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INTERVIEW: Knife Skills Illustrated


Posted by : Catherine Jheon, Tue, Sep 25 2007

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I loved the discussion sparked by What Kind of Knife Do You Use? post. So when Knife Skills Illustrated: A User's Manual by Peter Hertzmann arrived on my desk, I thought, what great timing. From knife anatomy and care, to proper techniques for cutting vegetables and meats, the book provides a comprehensive guide to that most essential kitchen tool. I spoke to Peter Hertzmann, a self-taught expert on Chinese and French cuisine and the man behind à la carte website, last week in Toronto.
CJ: How did the book come about?
PH: I was teaching a knife course and found that people wanted something to take home with them other than memories. So I started writing a manual on knife skills on my website and the traffic on my site went from 700 visitors a day to 30,000 visitors a day! Nine days after the article on knife skills went online, a literary agent from New York called to say we should turn it into a book.

CJ:  What distinguishes your book from other knife skills books out there?

PH: There are two distinctions. All the illustrations in the book are from the point of view of the person using the knife. If you look at pictures in magazines or books, it's always taken from across the table, so you end up having to turn it around in your mind. The second distinction is that I've included instructions for right- and left-handed cooks.

CJ: What is the most common bad habit when it comes to knife skills?

PH: There are two. One, people don't use their knives in a sawing motion; they just push the blade through. I've had people complain that their knives are very dull but after I teach them how to saw with it, they're like, wow my knives are so sharp.

Two, people hold their knives improperly. I'm a big proponent of the pinch grip, for most people the pinch grip works well. (NOTE:  A pinch grip is where you pinch the blade just in front of the handle with your thumb and forefinger, wrapping your other three fingers around the handle.) The worst grip I've seen is when people hold the knife with their index finger resting on top of the blade.

CJ: What is the biggest misconception when it comes to knives?
PH: One, that expensive knives are always better than less expensive knives. You can get a perfectly decent Victorinox Forschner knife for $35. My chef's knife collection (pictured here) ranges from a $60 Icel to a $200 Shun knife. Two, that they need to buy knives in sets, which is not the case. And three, that you need lots of knives.

The only two must-have knives are a good chef's knife and a good pairing knife. Beyond that you may want to consider a slicer or carving knife and a bread knife (with a serrated edge). Don't spend a lot of money on a bread knife because serrated edges can't easily be sharpened. I've heard of people spending $60 on a bread knife, but it's not worth it.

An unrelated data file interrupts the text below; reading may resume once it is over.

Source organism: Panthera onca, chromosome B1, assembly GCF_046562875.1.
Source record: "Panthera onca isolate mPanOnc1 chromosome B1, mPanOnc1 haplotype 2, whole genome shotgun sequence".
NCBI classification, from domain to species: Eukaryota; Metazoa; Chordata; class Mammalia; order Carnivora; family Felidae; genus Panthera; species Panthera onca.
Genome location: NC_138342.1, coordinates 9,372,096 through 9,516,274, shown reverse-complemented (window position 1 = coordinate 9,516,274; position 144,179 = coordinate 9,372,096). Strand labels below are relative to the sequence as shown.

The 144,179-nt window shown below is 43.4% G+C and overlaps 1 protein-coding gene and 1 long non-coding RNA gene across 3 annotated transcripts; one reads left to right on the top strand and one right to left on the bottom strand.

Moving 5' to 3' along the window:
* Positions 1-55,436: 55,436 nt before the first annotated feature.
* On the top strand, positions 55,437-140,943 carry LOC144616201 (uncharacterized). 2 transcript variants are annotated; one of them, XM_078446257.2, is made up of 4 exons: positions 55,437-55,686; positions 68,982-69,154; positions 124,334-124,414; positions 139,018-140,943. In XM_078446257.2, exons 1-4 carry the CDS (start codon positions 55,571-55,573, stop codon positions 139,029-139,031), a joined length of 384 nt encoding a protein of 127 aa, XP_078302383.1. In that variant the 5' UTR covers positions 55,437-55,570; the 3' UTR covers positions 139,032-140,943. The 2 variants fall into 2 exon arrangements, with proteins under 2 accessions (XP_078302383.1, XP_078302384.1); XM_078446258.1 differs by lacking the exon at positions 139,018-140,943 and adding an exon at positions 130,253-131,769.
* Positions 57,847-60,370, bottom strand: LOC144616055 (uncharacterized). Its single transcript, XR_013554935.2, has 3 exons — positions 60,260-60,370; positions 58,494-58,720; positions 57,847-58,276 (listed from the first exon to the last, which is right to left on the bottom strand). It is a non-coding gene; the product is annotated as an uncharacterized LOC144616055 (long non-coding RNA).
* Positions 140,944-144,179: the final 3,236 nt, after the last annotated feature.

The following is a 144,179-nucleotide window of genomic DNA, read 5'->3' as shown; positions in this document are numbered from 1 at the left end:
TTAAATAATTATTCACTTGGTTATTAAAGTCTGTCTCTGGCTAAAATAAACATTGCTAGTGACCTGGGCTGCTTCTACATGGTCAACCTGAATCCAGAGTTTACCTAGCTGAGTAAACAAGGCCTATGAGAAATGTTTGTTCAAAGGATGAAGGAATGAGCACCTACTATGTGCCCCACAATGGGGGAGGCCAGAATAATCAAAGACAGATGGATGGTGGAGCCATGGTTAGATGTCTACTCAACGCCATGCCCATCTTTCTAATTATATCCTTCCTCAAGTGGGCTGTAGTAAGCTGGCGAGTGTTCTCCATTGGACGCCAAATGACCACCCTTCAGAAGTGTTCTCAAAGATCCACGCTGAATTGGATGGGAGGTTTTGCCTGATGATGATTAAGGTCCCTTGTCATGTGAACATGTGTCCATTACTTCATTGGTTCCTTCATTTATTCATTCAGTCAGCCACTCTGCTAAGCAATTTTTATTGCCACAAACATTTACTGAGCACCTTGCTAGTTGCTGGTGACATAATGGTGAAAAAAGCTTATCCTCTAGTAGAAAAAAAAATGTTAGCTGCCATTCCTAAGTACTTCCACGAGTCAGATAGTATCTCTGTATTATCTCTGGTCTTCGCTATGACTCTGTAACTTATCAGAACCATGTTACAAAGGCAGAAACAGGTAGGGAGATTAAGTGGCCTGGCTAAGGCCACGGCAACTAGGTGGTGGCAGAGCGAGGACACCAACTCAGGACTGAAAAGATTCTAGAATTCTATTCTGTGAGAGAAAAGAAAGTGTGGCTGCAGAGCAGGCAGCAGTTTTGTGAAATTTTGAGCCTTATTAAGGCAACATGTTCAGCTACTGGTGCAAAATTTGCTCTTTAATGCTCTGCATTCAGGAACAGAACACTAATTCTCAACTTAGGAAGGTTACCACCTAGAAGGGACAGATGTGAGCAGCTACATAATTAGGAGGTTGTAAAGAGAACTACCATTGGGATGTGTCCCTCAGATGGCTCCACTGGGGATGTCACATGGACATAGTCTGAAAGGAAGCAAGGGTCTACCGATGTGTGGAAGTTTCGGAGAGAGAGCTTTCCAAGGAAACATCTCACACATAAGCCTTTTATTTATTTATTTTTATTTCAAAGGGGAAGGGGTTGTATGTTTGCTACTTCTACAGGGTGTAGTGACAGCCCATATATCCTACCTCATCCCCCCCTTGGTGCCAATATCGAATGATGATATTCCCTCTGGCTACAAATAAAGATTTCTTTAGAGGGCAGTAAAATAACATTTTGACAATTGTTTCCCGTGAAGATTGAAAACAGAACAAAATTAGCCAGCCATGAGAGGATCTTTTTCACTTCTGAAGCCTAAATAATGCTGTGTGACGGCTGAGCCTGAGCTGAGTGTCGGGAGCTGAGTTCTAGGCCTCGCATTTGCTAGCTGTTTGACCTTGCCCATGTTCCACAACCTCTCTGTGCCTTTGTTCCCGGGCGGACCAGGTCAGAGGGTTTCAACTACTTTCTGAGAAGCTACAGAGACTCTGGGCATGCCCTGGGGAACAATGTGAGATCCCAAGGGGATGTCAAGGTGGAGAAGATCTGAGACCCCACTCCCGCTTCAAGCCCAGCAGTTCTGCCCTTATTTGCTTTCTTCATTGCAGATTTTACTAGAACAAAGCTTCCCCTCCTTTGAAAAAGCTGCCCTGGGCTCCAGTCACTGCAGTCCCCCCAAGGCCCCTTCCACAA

CJ: What is the proper way to care for a knife?
PH: Store your knives in a way that protects the blade; they shouldn't go into the drawer unsheathed. I happen to like plastic sleeves on mine because it makes them portable.

Use a wooden or plastic cutting board; stay away from glass, marble, metal or even bamboo cutting boards because they can dull the blade. If you protect the blade, a good knife should last a life time.

CJ: How often should we sharpen our knives?
PH: When they're dull. That's the short answer. When it comes to sharpening knives, keep in mind the difference between steeling and sharpening.

There are two types of dullness. Knives can feel dull when the burr on the edge of the blade rolls over; this can be corrected by using a steel. You steel your knife by running the blade against the steel a couple times on each side. It doesn't matter how much you spend on your steel or how much you steel your knife, because you're not taking any metal off.

When you get to the point when steeling isn't making much difference you need to sharpen your knife. You can either do it yourself or get it professionally sharpened. Keep in mind that whatever device you use to sharpen your blade, you'll end up regrinding the blade depending on the angle of the sharpener. In many cases you're better of sharpening the knife yourself. There are lots of sharpening devices that are good but that takes a bit of research. The other way is to go to your favourite restaurant and ask the chef for the name of his knife sharpener.

CJ: What are some things to keep in mind when shopping for knives?
PH: The most important thing to consider is how it feels in your hand. I suggest bringing along a carrot or even better, a zucchini to chop. I've brought my own zucchini when knife shopping.

CJ: What was your worst knife accident?
PH: Cutting an onion when I was 15. I still have the scar on my thumb!

I have five hard-cover copies of Knife Skills Illustrated: A User's Manual (courtesy of Penguin Canada) to giveaway. Email me (viaContact Us form) why you'd like to receive this book with the subject line "Knife Skills" I'll pick five names at random next Tuesday.

The Giveaway is closed. Congratulations to Mark L., Joy D. Graham Y and William M. and Richard H.

Posted: Tue, Sep 25 2007 by Catherine Jheon
Filed under: Interviews, Giveaways

Get to know:Catherine Jheon

Hi food lovers, I'm the managing editor of foodnetwork.ca. I've been writing and working in the food world for almost a decade! I'm always ready to explore new tastes and ideas so drop me a line with anything food related to share.

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